In this week’s edition of My Job Could Be Your Life, we learn about what it takes to create high-end websites, mobile apps, and interactive multimedia installations.
Name: Sunil John
Job: Web developer at Jam3
In 30 seconds or less, tell me what you do all day at work.
Jam3 is a design and production agency that makes high-end websites, mobile apps, and interactive multimedia installations. I would characterize myself as a front-end developer. I take static compositions and wireframes from a designer and turn them into functional pieces of software. Sometimes, my art director will give me a rough idea for a visual effect or animation, and I’ll bring it to life through programming and various stages of prototyping. I personally use Flash for the majority of my work, but we use a variety of technologies in the studio, depending on project. We work with ad agencies, and we also work with clients directly, so there’s a diverse range of projects that come into the shop. Some days I’ll be working on a campaign for a product, and other days the work will involve telling a story through a complex digital narrative. The last two big projects I had the opportunity to work on were the Jam3 website and Bear 71, which was an interactive project for the National Film Board.
How did you initially become interested in working in tech?
My first exposure to interactive multimedia was in 1992, in the early days of the internet and before my chosen career even existed. My elementary school had a Mac lab with this software called HyperCard. I used to make really bad choose-your-own-adventure-style games. I think I still have them saved on some floppy disks back home. When I finished high school, I wound up going to university to study biology without any pressure from my parents, who are both Indian and physicians. I ended up specializing in pharmacology and toxicology, and after I finished I worked in a bio-therapeutics lab for three years studying spinal cord injury. It was a rewarding job, but I found it was very repetitive. In 2003 I was the only one in the lab who had my own website, even though it was just a fan site for Triumph, the Insult Comic Dog from Conan O’Brien. It was a fun project for me—I had taught myself Flash and built the site— but I realized that maybe this was something I could actually do, so I quit my job, took a year off, and tried to build a portfolio doing pro-bono freelancing work. Having little experience, it was difficult to get paid jobs freelancing, but I soon had enough work to apply to Sheridan College for their Interactive Multimedia program.
How did the program prepare you for a career in web development?
It’s an eight-month post-graduate program that generally accepts project managers, designers, and developers. They expect some level of experience, so it was kind of challenging for me since I didn’t come from any of those professional backgrounds. The program covers a broad range of different technologies, so you kind of have to pick and choose what to focus on. I focused on Flash, and when the program finished in April I volunteered at the FITC Toronto design and technology festival. I accidently sat in on a session where my future boss was giving a presentation on the first digital Happy Meal for McDonalds Europe, and I thought it was a really interesting way to use Flash outside of an internet browser. So I looked up the company, which was Fuel Industries in Ottawa. My wife was studying at the University of Ottawa, so I moved there and worked at Fuel for a year and a half. One of the projects I worked on was an interactive billboard in Times Square where you could play Frogger on the screen using your cell phone. Then my wife finished school and moved back to Toronto, so I moved back after I had a job offer from Jam3. The partners at Jam3 are all alumni of the Sheridan IMM program.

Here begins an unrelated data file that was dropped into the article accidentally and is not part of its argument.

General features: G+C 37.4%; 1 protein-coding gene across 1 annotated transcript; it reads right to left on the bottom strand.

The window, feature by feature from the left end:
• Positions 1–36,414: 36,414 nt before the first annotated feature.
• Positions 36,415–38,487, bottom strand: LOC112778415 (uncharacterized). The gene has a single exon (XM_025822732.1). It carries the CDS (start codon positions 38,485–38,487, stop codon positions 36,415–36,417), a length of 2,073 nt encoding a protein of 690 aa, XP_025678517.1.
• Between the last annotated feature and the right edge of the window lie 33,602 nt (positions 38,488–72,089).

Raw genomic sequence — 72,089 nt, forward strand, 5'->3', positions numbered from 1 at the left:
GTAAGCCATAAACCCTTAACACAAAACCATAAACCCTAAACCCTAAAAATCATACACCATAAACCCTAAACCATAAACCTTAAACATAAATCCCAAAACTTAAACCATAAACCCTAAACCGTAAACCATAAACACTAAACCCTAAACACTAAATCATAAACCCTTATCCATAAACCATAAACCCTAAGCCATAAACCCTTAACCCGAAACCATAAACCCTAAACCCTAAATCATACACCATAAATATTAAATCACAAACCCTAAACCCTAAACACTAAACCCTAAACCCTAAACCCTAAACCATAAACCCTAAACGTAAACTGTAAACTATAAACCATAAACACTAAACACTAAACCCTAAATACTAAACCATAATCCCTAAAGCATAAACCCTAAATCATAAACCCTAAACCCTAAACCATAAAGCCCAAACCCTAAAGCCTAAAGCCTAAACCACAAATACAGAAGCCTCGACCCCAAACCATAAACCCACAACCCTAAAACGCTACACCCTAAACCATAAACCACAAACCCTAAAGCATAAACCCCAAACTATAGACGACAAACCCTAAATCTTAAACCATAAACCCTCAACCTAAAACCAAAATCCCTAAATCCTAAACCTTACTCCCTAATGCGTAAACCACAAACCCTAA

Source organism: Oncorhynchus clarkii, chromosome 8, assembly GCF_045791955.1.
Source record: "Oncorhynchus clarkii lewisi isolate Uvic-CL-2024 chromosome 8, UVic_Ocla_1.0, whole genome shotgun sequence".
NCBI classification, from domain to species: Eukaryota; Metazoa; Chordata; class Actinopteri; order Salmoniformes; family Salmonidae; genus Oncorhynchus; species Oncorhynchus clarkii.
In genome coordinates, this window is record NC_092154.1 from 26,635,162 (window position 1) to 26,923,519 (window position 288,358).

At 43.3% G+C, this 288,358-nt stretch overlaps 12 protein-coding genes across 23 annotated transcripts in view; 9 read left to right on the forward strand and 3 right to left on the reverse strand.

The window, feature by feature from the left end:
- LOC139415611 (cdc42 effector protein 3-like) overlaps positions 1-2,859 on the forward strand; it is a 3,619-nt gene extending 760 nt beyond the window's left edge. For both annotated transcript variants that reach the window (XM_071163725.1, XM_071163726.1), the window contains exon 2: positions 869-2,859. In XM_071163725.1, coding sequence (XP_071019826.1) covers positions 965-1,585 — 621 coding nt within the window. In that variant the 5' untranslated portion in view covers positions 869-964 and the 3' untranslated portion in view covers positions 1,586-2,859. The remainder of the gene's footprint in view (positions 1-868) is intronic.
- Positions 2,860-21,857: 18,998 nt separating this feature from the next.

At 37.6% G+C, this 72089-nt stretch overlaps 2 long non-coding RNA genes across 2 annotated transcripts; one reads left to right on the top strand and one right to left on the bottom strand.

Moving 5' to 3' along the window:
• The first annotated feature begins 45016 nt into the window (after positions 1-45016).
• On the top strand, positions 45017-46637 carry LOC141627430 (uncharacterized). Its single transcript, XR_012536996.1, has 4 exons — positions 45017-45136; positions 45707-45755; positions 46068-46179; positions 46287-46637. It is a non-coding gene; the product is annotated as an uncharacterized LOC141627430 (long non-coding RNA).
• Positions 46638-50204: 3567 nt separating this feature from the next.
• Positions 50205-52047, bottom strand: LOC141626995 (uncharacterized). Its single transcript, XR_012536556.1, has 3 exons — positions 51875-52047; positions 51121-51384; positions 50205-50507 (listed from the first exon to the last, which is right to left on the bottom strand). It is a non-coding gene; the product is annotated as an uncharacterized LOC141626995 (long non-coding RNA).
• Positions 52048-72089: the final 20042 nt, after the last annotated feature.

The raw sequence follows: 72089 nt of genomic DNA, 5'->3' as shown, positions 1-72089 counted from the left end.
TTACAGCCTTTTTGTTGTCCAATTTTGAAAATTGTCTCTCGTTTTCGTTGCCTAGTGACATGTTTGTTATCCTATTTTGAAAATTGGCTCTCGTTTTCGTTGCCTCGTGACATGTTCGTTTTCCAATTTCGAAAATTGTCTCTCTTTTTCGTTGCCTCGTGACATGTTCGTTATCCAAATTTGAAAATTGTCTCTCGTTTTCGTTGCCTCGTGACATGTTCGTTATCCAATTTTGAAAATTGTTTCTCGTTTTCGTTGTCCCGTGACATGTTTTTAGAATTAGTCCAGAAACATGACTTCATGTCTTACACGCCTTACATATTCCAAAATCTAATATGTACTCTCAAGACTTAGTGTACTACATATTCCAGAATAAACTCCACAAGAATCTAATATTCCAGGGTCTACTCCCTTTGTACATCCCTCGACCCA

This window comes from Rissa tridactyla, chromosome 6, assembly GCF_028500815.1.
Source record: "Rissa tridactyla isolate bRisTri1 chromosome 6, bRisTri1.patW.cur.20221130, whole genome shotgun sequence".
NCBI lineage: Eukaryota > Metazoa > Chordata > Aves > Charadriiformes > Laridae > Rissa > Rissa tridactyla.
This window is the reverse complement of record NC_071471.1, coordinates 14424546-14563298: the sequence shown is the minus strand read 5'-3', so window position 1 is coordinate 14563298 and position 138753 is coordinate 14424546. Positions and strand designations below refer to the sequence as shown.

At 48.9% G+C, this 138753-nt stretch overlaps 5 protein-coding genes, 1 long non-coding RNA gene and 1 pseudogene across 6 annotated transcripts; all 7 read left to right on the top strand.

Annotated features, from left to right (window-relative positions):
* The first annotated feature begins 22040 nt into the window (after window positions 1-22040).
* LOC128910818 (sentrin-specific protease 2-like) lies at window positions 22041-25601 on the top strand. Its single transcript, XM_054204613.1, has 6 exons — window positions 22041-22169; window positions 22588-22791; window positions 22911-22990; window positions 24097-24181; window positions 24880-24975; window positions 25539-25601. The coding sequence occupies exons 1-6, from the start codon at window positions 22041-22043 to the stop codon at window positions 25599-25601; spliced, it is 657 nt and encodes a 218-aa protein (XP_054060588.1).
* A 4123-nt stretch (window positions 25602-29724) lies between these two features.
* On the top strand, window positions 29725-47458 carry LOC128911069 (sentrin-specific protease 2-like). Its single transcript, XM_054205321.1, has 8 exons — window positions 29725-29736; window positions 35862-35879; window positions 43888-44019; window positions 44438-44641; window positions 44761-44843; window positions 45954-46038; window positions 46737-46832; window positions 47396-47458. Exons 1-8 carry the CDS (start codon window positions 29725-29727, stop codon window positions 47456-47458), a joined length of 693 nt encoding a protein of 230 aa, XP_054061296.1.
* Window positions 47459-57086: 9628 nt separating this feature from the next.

What skills are increasingly important for developers to have?
How has the economic slump affected the tech industry?
The tech industry is not immune from today’s rocky economy. Companies need to be more creative to stay competitive. Sometimes that means producing great interactive work across multiple platforms, for less money and in shorter timelines. Three years ago an online campaign for a client might just have been a simple Flash micro site with a skip intro. Today the clients want their content to run on their favourite mobile device that doesn’t support Flash. That means that the same campaign produced today might be a hybrid site that uses Flash and HTML, [and] showcases the best of both technologies. The Flash app that you see on the website could be exported to iOS and Android devices and run as native apps.
What are your favourite and least favourite parts of what you do?
Being on deadline can be stressful. Personally, I’ve taken something that was a hobby for me and made it my profession, so it can be hard to separate your personal life from your work. My favourite part is going into work everyday and never knowing what to expect—I’m always flying by the seat of my pants. One of Jam3’s newer initiatives is Hack Day. This is a 48-hour period in which we stop all client work, split into teams, and develop prototypes based our own creative and technologies that get drawn randomly out of a hat. My team’s project involved an Xbox Kinect, a projector, an Arduino microcontroller, ESPN API, cats, keyboards, cats on keyboards, and a bunch of broken drill bits and saws. Our project was pioneering in its approach to using the XBOX Kinect, but sadly our team placed third in the competition. Hack Day feels like being back in school, and the knowledge gained during these periods can be directly applied to future client projects. I like to prototype—to see if something is feasible, and then build upon that. That’s the most exciting part of my job.
Think your job could be somebody’s life? Email Wyndham Bettencourt-McCarthy.